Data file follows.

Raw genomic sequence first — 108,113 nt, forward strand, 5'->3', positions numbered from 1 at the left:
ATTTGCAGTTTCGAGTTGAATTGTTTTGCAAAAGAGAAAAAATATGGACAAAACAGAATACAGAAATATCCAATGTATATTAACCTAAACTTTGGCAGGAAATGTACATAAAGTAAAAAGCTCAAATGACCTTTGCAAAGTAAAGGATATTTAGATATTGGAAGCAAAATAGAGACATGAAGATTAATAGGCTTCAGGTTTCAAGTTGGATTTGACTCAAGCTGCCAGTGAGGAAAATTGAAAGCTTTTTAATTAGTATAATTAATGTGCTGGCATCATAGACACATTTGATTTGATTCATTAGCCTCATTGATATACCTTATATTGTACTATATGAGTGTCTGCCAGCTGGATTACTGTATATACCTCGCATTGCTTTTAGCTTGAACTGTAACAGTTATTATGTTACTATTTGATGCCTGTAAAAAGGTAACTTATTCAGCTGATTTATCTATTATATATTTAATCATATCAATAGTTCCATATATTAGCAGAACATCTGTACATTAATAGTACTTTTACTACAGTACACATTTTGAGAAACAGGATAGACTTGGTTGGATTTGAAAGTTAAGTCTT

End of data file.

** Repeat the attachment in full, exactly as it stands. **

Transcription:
Raw genomic sequence first — 108,113 nt, forward strand, 5'->3', positions numbered from 1 at the left:
ATTTGCAGTTTCGAGTTGAATTGTTTTGCAAAAGAGAAAAAATATGGACAAAACAGAATACAGAAATATCCAATGTATATTAACCTAAACTTTGGCAGGAAATGTACATAAAGTAAAAAGCTCAAATGACCTTTGCAAAGTAAAGGATATTTAGATATTGGAAGCAAAATAGAGACATGAAGATTAATAGGCTTCAGGTTTCAAGTTGGATTTGACTCAAGCTGCCAGTGAGGAAAATTGAAAGCTTTTTAATTAGTATAATTAATGTGCTGGCATCATAGACACATTTGATTTGATTCATTAGCCTCATTGATATACCTTATATTGTACTATATGAGTGTCTGCCAGCTGGATTACTGTATATACCTCGCATTGCTTTTAGCTTGAACTGTAACAGTTATTATGTTACTATTTGATGCCTGTAAAAAGGTAACTTATTCAGCTGATTTATCTATTATATATTTAATCATATCAATAGTTCCATATATTAGCAGAACATCTGTACATTAATAGTACTTTTACTACAGTACACATTTTGAGAAACAGGATAGACTTGGTTGGATTTGAAAGTTAAGTCTT